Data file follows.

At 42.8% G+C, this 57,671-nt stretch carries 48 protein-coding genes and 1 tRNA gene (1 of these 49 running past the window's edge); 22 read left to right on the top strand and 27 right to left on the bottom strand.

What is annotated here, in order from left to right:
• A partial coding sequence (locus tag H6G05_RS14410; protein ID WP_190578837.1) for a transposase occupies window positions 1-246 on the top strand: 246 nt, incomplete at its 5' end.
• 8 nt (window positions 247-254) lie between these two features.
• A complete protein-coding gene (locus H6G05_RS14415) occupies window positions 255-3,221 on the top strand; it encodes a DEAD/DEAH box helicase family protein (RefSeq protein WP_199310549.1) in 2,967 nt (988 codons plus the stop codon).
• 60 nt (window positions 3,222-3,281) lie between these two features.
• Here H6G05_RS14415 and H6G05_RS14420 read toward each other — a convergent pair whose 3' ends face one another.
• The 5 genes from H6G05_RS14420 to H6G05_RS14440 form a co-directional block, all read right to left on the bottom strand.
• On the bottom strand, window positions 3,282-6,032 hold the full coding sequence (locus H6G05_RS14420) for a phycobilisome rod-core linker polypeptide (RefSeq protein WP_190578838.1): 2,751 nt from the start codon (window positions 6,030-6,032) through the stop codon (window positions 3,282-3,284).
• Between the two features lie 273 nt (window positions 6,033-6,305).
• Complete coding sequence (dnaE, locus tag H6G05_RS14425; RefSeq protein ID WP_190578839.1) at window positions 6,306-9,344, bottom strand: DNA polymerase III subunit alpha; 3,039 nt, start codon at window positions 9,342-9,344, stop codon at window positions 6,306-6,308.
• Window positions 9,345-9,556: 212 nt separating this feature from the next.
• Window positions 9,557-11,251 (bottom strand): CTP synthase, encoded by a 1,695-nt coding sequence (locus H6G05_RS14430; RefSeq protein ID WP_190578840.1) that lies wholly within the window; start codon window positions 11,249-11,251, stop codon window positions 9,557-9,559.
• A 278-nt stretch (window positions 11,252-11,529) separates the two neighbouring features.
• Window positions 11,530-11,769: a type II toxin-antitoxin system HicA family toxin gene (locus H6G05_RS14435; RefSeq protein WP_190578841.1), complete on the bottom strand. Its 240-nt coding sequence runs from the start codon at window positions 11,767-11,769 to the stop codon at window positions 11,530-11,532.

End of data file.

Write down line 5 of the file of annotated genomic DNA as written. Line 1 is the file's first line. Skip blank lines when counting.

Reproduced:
• A complete protein-coding gene (locus H6G05_RS14415) occupies window positions 255-3,221 on the top strand; it encodes a DEAD/DEAH box helicase family protein (RefSeq protein WP_199310549.1) in 2,967 nt (988 codons plus the stop codon).